"We live in a time where people increasingly turn to the web for help... Yet, the factors that lead community members to satisfy a request remain largely unknown." Thus states a study by researchers at Stanford and the Max Planck Institute SWS who examined a data set of requests for donations of pizza to figure out what kinds of requests for favors actually draw success.
Their paper, "How to Ask for a Favor: A Case Study on the Success of Altruistic Requests" submitted to arXiv on May 13, details how they structured their investigation and what conclusions they were able to draw, by using the Random Acts of Pizza section of the Reddit website as their testbed. Reporting on their work, MIT Technology Review noted that "psychologists have never understood the factors that make requests successful, largely because it has always been difficult to separate the influence of the request from what is being requested." While the question of what makes Web requests successful is far-reaching, the authors explained why they chose to hone in on a pizza-donation site for some answers.
Authors Tim Althoff, Cristian Danescu-Niculescu-Mizil and Dan Jurafsky said they studied donations in "Random Acts of Pizza" (an online community within the website Reddit.com) where strangers ask for free pizza. If requesting stories are compelling enough, a fellow user might respond. The site states that "Together, we aim to restore faith in humanity, one slice at a time." The researchers chose the site because all requests ask for the same thing and each request can be satisfied by a single user. They said, "users and requests are embedded in a social network within Reddit, and requests are largely textual. This dataset thus provides us with an unusually clear picture of the effect of language and social factors on success."
What kinds of requests, then, were found to be the most successful in getting a response?" What features characterize compelling requests? What is interesting about their study is that they not only explored how bidders were asking for pizza but also studied the role played in who was asking and how the recipient was related to the donor and community.
The authors found that community status was correlated with success. Having posted before in RAOP had a strong positive effect. People were more apt to help users that contributed to the community in some form already. The authors wrote, "We find that Reddit users with higher status overall (higher karma) or higher status within the subcommunity (previous posts) are significantly more likely to receive help." Reciprocation was found to be another step to success. The authors said, "The language of reciprocity ('return the favor') is used in a variety of ways to signal the willingness to give back to the community by helping out another member in the future (generalized reciprocity). Such claims are significantly correlated with higher chances of success."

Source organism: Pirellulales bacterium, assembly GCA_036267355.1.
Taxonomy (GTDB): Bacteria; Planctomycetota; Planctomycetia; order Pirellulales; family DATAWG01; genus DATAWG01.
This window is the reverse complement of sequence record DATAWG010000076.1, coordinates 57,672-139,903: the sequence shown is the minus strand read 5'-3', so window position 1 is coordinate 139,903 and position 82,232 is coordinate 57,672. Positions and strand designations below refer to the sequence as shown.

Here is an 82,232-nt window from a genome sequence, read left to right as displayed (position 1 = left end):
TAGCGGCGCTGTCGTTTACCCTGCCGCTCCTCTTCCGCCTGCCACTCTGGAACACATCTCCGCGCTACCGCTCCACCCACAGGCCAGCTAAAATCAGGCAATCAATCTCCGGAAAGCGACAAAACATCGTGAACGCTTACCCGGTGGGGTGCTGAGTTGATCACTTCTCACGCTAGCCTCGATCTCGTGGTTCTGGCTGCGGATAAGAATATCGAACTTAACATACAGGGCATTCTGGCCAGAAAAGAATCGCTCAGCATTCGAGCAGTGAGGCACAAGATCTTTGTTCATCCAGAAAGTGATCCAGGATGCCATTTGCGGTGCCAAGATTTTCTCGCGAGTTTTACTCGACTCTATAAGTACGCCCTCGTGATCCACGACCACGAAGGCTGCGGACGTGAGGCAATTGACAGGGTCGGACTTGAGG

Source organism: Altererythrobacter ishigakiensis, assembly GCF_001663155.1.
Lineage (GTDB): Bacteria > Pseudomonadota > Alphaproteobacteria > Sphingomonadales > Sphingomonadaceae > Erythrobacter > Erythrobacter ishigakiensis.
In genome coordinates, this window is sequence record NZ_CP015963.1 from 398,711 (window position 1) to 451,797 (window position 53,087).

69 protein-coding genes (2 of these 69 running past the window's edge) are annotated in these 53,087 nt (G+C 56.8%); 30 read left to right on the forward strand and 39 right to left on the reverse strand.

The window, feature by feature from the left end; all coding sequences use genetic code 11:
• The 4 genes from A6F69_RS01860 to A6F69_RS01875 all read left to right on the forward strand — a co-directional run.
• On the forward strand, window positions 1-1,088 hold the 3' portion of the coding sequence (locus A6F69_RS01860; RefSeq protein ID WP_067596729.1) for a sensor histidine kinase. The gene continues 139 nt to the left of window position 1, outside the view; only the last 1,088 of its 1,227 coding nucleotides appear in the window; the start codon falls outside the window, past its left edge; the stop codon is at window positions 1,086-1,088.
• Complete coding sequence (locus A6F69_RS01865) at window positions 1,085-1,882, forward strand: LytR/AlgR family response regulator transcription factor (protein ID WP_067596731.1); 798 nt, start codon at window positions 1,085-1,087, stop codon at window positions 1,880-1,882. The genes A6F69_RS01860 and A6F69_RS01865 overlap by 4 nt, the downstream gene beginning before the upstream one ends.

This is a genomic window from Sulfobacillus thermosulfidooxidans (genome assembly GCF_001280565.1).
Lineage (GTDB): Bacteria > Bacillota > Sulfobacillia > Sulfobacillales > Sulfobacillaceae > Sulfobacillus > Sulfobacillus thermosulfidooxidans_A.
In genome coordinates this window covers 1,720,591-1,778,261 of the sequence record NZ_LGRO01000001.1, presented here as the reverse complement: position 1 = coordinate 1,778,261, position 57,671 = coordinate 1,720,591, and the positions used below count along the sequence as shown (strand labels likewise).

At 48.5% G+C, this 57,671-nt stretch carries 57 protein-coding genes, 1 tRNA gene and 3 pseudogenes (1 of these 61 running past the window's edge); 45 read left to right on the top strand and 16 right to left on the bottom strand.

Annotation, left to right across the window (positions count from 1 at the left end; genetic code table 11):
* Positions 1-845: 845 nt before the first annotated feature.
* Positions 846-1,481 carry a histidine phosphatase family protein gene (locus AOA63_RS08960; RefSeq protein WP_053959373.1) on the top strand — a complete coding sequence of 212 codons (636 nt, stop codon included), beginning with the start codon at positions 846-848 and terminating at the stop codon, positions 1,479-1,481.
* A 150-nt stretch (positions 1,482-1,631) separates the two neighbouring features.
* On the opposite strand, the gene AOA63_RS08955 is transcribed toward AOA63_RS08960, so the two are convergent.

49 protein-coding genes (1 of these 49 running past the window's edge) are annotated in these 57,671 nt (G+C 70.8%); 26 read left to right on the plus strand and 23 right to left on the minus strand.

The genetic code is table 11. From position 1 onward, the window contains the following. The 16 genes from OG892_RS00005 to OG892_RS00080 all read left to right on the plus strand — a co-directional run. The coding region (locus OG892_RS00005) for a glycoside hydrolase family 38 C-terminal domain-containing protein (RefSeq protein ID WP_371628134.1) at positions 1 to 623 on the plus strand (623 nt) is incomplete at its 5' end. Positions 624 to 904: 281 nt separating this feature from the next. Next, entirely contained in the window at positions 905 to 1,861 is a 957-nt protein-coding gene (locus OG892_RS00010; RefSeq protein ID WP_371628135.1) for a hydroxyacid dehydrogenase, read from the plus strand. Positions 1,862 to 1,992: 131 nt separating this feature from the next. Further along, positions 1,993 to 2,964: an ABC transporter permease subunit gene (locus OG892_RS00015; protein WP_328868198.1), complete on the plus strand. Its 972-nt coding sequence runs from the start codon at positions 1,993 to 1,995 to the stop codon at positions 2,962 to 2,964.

While an old saying is to keep narratives short and sweet the researchers found that longer requests tended to be more successful than short ones. "Longer requests," they said," are significantly correlated with success." In analyzing the kind of narrative, the authors found narratives that clearly expressed need, such as for a job or money were more likely to succeed than narratives that did not (craving). Specifically, "job", "money", and "family" narratives were more likely to win than a "craving" narrative, which had a negative influence.
MIT Technology Review commented that "An important line of future work will be in using his work to understand altruistic behavior in other communities, too."
Explore further: Steady rise in government data requests, Google reports (Update)
More information: How to Ask for a Favor: A Case Study on the Success of Altruistic Requests, arXiv:1405.3282 [cs.CL], arxiv.org/abs/1405.3282
Requests are at the core of many social media systems such as question & answer sites and online philanthropy communities. While the success of such requests is critical to the success of the community, the factors that lead community members to satisfy a request are largely unknown. Success of a request depends on factors like who is asking, how they are asking, when are they asking, and most critically what is being requested, ranging from small favors to substantial monetary donations. We present a case study of altruistic requests in an online community where all requests ask for the very same contribution and do not offer anything tangible in return, allowing us to disentangle what is requested from textual and social factors. Drawing from social psychology literature, we extract high-level social features from text that operationalize social relations between recipient and donor and demonstrate that these extracted relations are predictive of success. More specifically, we find that clearly communicating need through the narrative is essential and that that linguistic indications of gratitude, evidentiality, and generalized reciprocity, as well as high status of the asker further increase the likelihood of success. Building on this understanding, we develop a model that can predict the success of unseen requests, significantly improving over several baselines. We link these findings to research in psychology on helping behavior, providing a basis for further analysis of success in social media systems.